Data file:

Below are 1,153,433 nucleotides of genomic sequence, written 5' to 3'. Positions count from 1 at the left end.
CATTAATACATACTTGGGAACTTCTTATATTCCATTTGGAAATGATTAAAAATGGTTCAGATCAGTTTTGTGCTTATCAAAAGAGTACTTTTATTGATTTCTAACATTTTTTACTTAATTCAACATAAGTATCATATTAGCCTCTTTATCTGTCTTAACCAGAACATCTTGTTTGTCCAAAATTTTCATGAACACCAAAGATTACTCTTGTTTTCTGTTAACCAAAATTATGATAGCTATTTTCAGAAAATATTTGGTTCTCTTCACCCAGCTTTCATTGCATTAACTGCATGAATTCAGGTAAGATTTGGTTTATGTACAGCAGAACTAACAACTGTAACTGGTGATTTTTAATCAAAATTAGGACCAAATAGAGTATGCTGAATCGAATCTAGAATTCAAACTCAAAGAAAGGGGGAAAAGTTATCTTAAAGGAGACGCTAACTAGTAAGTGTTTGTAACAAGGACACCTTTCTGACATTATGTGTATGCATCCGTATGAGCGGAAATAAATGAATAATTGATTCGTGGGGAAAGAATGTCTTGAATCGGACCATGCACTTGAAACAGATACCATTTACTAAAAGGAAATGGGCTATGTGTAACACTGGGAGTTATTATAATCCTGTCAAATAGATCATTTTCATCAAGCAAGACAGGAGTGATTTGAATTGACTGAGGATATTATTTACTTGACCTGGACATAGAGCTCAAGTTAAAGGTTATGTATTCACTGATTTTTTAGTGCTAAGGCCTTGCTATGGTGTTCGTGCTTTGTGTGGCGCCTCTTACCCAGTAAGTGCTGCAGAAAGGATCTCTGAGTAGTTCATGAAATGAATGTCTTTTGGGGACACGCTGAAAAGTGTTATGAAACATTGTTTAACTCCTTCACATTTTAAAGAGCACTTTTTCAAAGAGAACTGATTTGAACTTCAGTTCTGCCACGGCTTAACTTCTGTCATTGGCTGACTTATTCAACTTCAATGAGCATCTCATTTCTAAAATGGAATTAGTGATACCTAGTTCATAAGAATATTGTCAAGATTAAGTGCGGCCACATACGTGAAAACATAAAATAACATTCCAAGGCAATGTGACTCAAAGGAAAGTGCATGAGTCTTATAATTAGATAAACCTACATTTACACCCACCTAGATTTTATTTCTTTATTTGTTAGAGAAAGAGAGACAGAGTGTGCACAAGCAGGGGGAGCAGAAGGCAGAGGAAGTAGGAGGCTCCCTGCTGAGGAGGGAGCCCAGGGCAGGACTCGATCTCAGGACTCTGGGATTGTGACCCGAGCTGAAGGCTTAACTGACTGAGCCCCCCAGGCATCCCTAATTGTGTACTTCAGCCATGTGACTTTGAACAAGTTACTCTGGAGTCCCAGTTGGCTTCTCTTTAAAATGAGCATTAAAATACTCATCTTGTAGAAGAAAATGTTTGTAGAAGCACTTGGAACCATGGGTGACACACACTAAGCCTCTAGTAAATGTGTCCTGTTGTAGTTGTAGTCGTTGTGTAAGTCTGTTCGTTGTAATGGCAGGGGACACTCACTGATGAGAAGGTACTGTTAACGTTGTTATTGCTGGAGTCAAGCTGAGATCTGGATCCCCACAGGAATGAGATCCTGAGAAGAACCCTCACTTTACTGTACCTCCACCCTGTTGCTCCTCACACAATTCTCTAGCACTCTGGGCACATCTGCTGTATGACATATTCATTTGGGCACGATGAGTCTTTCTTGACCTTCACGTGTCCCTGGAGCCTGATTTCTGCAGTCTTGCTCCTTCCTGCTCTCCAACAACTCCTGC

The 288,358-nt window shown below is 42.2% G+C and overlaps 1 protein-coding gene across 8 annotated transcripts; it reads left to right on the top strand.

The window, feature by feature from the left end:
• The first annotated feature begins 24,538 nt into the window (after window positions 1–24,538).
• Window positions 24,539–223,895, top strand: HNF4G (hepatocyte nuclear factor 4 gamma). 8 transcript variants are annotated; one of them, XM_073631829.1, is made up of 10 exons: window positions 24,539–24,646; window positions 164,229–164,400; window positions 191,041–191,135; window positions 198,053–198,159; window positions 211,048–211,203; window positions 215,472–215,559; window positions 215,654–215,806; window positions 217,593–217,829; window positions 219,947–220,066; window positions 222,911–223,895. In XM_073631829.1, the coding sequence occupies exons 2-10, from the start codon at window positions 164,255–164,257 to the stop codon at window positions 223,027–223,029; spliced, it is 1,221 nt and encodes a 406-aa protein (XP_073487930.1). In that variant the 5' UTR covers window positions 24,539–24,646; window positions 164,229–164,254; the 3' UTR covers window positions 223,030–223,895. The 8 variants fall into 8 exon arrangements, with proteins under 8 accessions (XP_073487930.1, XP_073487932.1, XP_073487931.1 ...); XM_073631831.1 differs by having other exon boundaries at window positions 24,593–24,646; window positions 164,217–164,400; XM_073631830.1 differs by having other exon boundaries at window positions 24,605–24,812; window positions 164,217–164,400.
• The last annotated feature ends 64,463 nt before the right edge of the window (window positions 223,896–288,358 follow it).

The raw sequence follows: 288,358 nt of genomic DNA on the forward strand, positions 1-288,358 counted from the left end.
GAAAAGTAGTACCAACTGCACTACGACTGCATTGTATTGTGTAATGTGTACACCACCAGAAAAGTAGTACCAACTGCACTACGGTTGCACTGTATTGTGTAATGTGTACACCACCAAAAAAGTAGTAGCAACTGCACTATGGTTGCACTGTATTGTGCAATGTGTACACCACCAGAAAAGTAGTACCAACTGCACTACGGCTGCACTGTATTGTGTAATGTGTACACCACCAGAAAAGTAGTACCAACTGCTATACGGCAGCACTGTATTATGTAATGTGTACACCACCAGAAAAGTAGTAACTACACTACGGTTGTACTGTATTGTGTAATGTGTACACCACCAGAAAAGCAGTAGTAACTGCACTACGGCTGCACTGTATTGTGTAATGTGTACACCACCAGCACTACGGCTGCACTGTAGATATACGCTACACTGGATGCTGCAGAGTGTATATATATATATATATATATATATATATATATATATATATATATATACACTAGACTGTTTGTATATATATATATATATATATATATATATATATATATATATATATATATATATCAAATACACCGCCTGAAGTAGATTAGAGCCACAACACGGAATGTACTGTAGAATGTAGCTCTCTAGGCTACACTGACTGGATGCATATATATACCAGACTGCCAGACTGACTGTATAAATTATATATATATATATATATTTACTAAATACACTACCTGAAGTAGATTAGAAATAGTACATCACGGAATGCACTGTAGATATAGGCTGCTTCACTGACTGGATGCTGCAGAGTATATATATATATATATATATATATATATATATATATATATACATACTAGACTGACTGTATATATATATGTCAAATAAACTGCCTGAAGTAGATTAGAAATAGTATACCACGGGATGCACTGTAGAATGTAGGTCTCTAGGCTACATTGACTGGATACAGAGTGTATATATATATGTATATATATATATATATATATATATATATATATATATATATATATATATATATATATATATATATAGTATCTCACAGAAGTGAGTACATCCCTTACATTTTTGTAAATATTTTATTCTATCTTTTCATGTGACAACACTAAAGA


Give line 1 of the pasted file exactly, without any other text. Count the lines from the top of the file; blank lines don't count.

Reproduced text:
Below are 1,153,433 nucleotides of genomic sequence, written 5' to 3'. Positions count from 1 at the left end.